Andrés and Christel had a wonderful expedition to Alpamayo. They have been enjoying the descent and being in the mountains. This morning they were in Cachapampa and will be going to Huaraz today. We look forward to hearing their stories and seeing photos. Congratulations on a great trip!
Congratulations Andrés and Christel! ¡Felicidades!
The team started climbing from High Camp around midnight last night and were the first on route. After climbing through the night they were rewarded with a beautiful summit. Andrés checked in this morning from High Camp. They had an awesome climb and are now resting.
Andrés and Christel are doing well at High Camp (5,490m/18,011 ft.). They are feeling strong and tonight will go for the summit of Alpamayo (5,947m/19,512ft).
The French Direct Route leads out from the glacier, over a significant bergshrund, and onto the steep, beautiful SW face of Alpamayo. The team will endeavor the climbing of 50-70 degree ice for many continuous pitches, to top out on the glorious summit pyramid.
Alpamayo in Quechuan signifies: Alpa – Earth, Mayu – River. May the continual energy of the Earth River flow though them as they climb tonight! ¡Buena Onda Andrés y Christel!
Andrés phoned in this afternoon. Christel and him are doing terrific, both are feeling great. Christel is super strong and positive, so together they are an outstanding team. They are at Moraine Camp (4,900m/16,075ft) tonight and hope to advance to high camp tomorrow (5,490m/18,011 ft.). We are cheering them on from the San Juans, wishing them a safe and fun journey as they go higher.
Andrés and Christel are doing excellent en route to Alpamayo. They are at Base Camp (4,300m/14,100ft) feeling great. Today they did a carry to Moraine Camp (4,900m/16,075ft) and will stay tonight at Base Camp. Sending them BUENA ONDA, positive vibes from the San Juans!
San Juan Mountain Guide Bill Grasse captures the experience of summiting Mt. Sneffels with his client. Mt. Sneffels is located in the heart of the San Juan Mountains in the SouthWest of Colorado. It is a prestine 14,000+ peak and considered a classic in Colorado. If you are interested Mt. Sneffels or Mountaineering in the San Juans’- reach out to our expert staff who can answer all of your questions and book your trip. or mtnguide.net
San Juan Mountain Guide’s second Alpamayo Expedition of the season is underway. Senior Guide, Andrés Marin is accompanied by the wonderful Christel Hennet. They arrived to Huaraz over the weekend with time to watch Christel’s team win the World Cup, Congrats!
Yesterday they met the burros and hiked from Cachapampa to the first camp. Andrés checked in and all is well.
Today they are heading to base camp. Wishing them a fun journey in the cordillera!
Classic Couloirs of the San Juans
Gilpin Peak’s North Face Couloir
The San Juan Mountains are blessed with a lifetime’s worth of climbing and mountaineering challenges in all seasons. One of the most overlooked times of year to climb in the San Juans are the months of May and June. Ample winter and spring snow is an excellent recipe for spring climbing conditions – especially on some of the area’s classic couloirs. One such classic climb is the North Face Couloir on Gilpin Peak.
Gilpin Peak is situated high in Yankee Boy Basin, directly across from the massively popular Mount Sneffels. The North Face Couloir is unmistakable, as it splits the steep North Face of Gilpin Peak directly down it’s center. Timing is a very important consideration on this climb, as at this time of year, the couloir comes into the sun at first light – so start early. For the climb on this day, we left Ouray at 0430.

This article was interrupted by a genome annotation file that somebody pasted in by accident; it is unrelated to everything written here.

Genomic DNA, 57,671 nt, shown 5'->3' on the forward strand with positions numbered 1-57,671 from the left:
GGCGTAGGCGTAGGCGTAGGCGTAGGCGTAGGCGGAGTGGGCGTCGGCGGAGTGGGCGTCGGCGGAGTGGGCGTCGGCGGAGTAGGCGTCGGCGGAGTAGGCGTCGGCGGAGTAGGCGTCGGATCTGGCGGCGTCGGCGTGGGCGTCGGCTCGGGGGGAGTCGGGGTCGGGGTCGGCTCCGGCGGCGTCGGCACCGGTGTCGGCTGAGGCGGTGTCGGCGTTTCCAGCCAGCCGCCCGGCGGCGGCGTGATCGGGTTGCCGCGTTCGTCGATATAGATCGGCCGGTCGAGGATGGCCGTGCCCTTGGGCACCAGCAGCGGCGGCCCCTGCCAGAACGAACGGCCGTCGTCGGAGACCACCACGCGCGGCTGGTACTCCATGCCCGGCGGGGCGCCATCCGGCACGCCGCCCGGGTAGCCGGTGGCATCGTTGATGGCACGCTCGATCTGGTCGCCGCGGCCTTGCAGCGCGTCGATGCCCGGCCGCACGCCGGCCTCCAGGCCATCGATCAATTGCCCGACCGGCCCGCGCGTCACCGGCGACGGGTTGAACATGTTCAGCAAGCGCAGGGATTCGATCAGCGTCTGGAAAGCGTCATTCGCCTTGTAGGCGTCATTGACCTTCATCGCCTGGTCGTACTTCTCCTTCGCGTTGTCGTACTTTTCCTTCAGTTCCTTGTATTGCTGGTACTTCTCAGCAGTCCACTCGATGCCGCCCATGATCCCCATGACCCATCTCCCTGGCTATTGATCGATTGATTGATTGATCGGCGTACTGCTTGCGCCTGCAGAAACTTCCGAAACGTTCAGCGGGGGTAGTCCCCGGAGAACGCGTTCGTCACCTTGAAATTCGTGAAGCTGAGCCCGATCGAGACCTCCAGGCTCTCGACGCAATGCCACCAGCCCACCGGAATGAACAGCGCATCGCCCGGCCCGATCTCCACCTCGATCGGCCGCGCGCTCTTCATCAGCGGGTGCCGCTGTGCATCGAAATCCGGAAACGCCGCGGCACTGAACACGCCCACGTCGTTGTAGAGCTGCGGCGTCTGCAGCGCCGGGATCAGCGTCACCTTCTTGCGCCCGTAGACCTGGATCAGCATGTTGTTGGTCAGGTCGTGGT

The couloir gradually steepens as you climb, eventually reaching a sustained 55 – 60 degrees in steepness during the last 3rd of the climb. There is a choice towards the top to climb either the left finish or the right finish to the couloir. The left finish typically sports an overhanging cornice which makes that finish more difficult and much steeper at the crest of the ridge. The right finish is narrower and also steep, but doesn’t typically have much of a cornice at the top. We opted for the right finish on this day, and found excellent climbing conditions in that part of the couloir.
We brought a few pickets to protect some of the long steeper sections of snow, and then a few cams for protection in the narrower section of the couloir. I found a good spot to belay the steepest section of snow right where the rock that splits the upper part of the couloir meets the lower part of the couloir. A .75 Black Diamond Camalot offered excellent protection in that section.
After you crest the ridge, the last 100 vertical feet to the summit are quite easy, and end on the huge, flat summit of Gilpin Peak. As with most peaks in the San Juans, there are fantastic panoramic views of the entire range, with the Telluride Ski Area seemingly only a stone’s throw away. The descent heads down the ridge towards Blue Lakes Pass, then loops back into upper Yankee Boy Basin and basically involves class 2 walking.
Overall, this is one of my favorite couloir climbs in the range because of it’s steepness, aesthetics, positioning, and time-friendliness (we summited at 0800 and were down by 10am).
The Alpamayo Expedition is safe and they are now on their return trek to Cachapampa. They attempted the summit two nights; the 4th and 5th. Due to energy levels and weather, they did not make the top. Certainly, the journey was incredible and they learned a lot. That’s what these expeditions are all about, learning about the mountains and about yourself. We look forward to hearing accounts of the trip from Andrés, Nathan, and Jerry. Tomorrow they plan on arriving in Huaraz to celebrate.